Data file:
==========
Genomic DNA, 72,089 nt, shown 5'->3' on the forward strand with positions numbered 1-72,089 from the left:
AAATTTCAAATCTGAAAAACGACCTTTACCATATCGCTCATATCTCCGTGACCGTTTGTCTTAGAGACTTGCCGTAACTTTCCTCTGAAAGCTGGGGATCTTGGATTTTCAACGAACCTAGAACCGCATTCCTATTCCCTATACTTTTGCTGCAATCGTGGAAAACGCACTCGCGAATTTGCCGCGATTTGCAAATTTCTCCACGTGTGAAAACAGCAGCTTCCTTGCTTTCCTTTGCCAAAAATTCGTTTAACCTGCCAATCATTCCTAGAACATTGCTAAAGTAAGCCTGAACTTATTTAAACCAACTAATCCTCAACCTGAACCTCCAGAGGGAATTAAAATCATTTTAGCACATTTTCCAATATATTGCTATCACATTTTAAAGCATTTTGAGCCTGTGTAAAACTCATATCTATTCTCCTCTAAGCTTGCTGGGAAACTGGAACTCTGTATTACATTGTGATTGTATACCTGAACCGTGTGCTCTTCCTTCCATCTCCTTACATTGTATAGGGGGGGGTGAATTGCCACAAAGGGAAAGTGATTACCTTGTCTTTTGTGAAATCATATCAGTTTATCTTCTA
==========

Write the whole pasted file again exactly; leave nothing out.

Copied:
Genomic DNA, 72,089 nt, shown 5'->3' on the forward strand with positions numbered 1-72,089 from the left:
AAATTTCAAATCTGAAAAACGACCTTTACCATATCGCTCATATCTCCGTGACCGTTTGTCTTAGAGACTTGCCGTAACTTTCCTCTGAAAGCTGGGGATCTTGGATTTTCAACGAACCTAGAACCGCATTCCTATTCCCTATACTTTTGCTGCAATCGTGGAAAACGCACTCGCGAATTTGCCGCGATTTGCAAATTTCTCCACGTGTGAAAACAGCAGCTTCCTTGCTTTCCTTTGCCAAAAATTCGTTTAACCTGCCAATCATTCCTAGAACATTGCTAAAGTAAGCCTGAACTTATTTAAACCAACTAATCCTCAACCTGAACCTCCAGAGGGAATTAAAATCATTTTAGCACATTTTCCAATATATTGCTATCACATTTTAAAGCATTTTGAGCCTGTGTAAAACTCATATCTATTCTCCTCTAAGCTTGCTGGGAAACTGGAACTCTGTATTACATTGTGATTGTATACCTGAACCGTGTGCTCTTCCTTCCATCTCCTTACATTGTATAGGGGGGGGTGAATTGCCACAAAGGGAAAGTGATTACCTTGTCTTTTGTGAAATCATATCAGTTTATCTTCTA